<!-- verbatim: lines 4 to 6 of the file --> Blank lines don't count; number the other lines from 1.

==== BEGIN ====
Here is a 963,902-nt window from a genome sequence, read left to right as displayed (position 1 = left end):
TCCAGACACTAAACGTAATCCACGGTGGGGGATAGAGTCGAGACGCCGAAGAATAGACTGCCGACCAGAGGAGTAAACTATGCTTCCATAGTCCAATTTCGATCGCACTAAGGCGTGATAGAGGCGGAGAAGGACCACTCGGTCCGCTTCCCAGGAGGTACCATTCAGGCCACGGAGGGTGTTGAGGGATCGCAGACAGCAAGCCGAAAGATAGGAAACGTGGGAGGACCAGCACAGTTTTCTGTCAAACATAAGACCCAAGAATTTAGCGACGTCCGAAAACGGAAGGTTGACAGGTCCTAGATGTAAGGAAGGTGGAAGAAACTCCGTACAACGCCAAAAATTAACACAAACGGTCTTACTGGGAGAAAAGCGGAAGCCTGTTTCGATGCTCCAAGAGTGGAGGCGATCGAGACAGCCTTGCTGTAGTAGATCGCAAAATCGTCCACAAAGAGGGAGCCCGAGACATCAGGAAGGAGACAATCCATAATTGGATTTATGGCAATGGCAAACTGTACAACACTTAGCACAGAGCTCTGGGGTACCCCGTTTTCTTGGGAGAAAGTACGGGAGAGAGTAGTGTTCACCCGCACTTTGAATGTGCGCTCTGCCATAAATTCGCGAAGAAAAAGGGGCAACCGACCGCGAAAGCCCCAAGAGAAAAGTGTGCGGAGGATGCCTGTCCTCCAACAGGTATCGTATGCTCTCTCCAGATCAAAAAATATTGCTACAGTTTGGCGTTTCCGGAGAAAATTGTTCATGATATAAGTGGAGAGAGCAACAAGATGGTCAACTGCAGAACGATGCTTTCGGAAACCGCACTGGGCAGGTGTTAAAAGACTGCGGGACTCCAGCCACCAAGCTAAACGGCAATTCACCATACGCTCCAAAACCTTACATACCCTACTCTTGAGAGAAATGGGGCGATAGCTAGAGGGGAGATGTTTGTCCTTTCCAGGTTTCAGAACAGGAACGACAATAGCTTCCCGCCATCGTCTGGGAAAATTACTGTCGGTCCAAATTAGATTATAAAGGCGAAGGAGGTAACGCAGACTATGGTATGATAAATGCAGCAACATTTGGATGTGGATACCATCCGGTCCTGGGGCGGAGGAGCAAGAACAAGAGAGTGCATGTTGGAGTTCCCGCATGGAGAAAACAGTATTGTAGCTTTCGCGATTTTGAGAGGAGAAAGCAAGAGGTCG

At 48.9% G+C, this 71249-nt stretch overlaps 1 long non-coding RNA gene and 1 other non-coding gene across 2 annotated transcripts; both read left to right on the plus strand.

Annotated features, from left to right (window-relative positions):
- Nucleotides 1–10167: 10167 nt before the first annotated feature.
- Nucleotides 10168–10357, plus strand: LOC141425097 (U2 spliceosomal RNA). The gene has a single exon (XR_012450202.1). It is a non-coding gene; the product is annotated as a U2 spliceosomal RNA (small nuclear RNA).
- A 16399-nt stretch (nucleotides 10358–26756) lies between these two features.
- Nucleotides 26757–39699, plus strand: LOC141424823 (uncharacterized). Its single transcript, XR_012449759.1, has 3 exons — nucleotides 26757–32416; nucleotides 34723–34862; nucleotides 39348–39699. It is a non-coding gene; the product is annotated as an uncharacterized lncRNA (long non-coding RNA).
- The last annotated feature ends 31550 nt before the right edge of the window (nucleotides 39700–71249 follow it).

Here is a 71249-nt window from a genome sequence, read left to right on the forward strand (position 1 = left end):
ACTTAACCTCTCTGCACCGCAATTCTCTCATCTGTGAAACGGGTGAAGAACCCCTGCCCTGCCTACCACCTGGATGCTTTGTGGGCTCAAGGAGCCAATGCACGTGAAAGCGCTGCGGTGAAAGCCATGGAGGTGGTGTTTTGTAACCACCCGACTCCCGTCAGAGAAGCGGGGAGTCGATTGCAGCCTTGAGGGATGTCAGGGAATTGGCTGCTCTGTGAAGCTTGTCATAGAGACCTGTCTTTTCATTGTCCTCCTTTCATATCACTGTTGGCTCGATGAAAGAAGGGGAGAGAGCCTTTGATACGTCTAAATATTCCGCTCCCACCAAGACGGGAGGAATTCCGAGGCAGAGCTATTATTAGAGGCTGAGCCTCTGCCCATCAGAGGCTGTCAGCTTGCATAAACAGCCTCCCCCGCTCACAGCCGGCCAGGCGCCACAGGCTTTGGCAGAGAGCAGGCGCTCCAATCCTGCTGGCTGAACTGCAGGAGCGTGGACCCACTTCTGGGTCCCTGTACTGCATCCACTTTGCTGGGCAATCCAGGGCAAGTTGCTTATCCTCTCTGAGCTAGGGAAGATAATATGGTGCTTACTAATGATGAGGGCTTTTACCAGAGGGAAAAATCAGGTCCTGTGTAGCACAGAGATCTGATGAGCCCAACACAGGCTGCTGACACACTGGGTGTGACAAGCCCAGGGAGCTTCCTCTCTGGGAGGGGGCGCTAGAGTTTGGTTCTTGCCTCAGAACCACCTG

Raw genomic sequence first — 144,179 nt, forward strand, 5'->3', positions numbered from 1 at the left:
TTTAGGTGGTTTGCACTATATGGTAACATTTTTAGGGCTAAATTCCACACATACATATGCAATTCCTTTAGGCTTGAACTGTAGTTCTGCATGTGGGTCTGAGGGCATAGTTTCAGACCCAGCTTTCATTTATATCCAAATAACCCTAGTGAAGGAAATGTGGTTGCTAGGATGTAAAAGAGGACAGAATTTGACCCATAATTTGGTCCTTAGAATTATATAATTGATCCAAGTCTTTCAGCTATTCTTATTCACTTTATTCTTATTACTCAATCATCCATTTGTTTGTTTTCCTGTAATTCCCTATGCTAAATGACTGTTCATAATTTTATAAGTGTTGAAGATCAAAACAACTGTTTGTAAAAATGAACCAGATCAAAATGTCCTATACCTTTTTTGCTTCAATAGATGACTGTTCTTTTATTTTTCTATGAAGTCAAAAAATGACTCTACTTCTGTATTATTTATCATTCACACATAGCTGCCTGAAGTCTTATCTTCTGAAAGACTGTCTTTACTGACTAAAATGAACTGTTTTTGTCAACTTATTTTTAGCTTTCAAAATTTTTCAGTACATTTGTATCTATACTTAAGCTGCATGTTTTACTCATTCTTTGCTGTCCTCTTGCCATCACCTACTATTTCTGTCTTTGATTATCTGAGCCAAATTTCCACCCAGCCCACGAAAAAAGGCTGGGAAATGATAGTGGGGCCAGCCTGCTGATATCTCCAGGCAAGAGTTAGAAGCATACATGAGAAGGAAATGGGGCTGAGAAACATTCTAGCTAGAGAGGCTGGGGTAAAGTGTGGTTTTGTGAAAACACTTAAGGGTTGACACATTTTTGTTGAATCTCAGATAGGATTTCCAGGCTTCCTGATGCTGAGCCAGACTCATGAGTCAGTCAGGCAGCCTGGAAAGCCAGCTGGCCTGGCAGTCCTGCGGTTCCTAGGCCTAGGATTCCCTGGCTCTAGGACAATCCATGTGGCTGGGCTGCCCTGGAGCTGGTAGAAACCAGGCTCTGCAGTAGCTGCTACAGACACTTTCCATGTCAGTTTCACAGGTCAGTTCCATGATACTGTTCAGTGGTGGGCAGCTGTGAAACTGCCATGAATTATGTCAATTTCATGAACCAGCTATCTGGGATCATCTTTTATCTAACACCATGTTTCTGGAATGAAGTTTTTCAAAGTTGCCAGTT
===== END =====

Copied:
Annotated features, from left to right (window-relative positions):
- Nucleotides 1–10167: 10167 nt before the first annotated feature.
- Nucleotides 10168–10357, plus strand: LOC141425097 (U2 spliceosomal RNA). The gene has a single exon (XR_012450202.1). It is a non-coding gene; the product is annotated as a U2 spliceosomal RNA (small nuclear RNA).